As you walk through the fairyland of ice art sculptures at the World Ice Art Competition, it feels like you may be in the trophy room of the White Witch From C.S. Lewis’ “The Lion, The Witch, and the Wardrobe”. Perfectly carved features of animals and humans etched in ice blocks provide never ending visual splendor.
The show provides insight into cultural preferences and beliefs, as well as “what the artists finds interesting”. High diversity is not surprising considering 100 artists are competing from over 30 countries. Serpents, meditation, the superbowl, super heroes, mermaids, and sea life were just a fraction of the pieces and viewpoints presented by artists competing in abstract and realistic categories of the single-block and multi-block competitions. In many cases, the carvers are from regions not associated with ice; it would be interesting to talk to Brazilian or Middle-eastern carver to understand how they got started!
Single block carvers are given a one 8x5x3′ block of ice and 60 hours. From the point the time starts, carvers work around the clock to finish their work in teams as large as four. The single block style demands that ice be used wisely. Economically it is in high demand with a limited supply! Artists often create sculptures over 10 feet from the 8 foot block. It requires precise cutting of the ice which is then welded together. As the sculptures grow out and up, many of them seem to balance on their pedestals precariously, and with impossible precision. Some of the most impressive sculptures extend 4 feet in any direct around the base. If the sculpture were to tip the fragile fingers of lizards, noses of swordfish, and tails of tigers would be sheered off. However, these artists know that with high risk comes high reward. Taking first place in a competition such as this a source of pride and accomplishment when competing against some of the best in the world!
The diversity of carving techniques and attention to detail makes this competition special. A basilisk lizard feature below had skin which was textured using a method to make it bulge and pop three dimensionally. A purple lion fish had huge fin rays a mere inch thick etched with textures so real that if the fish had swam away you would not have been surprised, but would have simply stepped aside to let it pass.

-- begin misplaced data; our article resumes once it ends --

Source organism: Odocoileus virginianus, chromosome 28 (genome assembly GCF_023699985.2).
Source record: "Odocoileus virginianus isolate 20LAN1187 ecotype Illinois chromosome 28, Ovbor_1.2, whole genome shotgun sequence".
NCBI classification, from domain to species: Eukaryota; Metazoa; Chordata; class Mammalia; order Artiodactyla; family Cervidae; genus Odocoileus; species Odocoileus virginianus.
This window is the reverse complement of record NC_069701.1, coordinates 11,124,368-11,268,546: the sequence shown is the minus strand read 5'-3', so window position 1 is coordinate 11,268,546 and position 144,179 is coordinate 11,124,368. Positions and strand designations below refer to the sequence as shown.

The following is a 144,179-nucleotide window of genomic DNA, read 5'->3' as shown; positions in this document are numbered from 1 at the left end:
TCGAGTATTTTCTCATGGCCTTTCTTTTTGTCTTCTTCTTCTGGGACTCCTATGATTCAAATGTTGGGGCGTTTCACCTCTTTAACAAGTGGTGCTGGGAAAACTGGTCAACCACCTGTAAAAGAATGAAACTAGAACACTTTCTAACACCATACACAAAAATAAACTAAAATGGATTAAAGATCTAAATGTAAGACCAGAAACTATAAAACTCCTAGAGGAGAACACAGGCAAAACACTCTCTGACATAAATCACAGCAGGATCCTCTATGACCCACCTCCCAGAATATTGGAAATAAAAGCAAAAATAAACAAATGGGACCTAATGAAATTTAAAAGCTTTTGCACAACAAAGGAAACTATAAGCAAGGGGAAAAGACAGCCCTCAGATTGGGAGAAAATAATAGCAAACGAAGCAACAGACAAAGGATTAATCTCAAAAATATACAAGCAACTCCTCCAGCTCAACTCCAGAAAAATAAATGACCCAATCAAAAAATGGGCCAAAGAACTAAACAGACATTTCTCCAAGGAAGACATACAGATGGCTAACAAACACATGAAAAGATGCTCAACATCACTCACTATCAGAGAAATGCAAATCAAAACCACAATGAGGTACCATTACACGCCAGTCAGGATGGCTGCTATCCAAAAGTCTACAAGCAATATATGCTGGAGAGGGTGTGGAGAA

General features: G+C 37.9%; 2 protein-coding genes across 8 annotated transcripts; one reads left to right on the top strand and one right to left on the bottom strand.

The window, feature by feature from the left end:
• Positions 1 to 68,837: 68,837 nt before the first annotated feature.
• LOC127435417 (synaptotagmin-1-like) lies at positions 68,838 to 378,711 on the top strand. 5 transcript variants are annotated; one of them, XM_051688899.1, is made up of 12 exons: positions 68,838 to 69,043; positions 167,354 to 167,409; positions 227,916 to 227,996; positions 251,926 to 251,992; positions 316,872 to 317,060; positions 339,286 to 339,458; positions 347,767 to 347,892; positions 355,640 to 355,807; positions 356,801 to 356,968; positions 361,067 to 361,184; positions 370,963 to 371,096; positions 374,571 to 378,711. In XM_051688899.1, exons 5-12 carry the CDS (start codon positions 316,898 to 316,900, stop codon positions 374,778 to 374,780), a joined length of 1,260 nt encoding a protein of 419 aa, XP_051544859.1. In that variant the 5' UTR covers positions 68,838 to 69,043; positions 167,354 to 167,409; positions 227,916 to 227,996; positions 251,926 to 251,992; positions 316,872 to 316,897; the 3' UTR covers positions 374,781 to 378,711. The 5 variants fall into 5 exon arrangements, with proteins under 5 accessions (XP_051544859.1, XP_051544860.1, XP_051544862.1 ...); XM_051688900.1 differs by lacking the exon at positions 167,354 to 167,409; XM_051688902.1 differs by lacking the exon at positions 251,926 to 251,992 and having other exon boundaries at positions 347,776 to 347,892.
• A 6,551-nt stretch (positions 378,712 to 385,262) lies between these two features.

The images below capture only some of single block competition sculptures. The event space allows 40 entrants to the competition. One of the hardest things to capture is the size of these sculptures. Keep in mind that most are 6 feet tall minimum, and may extend to 10 feet!
Multi-block carvers are given ten 6x4x3′ blocks and 132 carving hours. The final creations glued together from multiple pieces of ice may tower 20 feet tall! A caveat of the competition is no equipment may be used to move the ice pieces, but you are allowed help from other teams. Sounds a bit like assembling the pyramids!
It is impossible to capture in an image the scale of these projects horizontally and vertically. For instance the purple dragon featured below its dimensions are about 12’tall x 12′ long x 4′ wide. An absolutely stunning piece! The scence of the ship being taken down by the Kracken extends nearly 25 feet!
The experience of the World Ice Art competition is well worth the price of admission. By the time you have walked through all of the sites, your imagination will be popping neurons as you consider the creativity of the artists, and ponder the technical execution of these incredible pieces!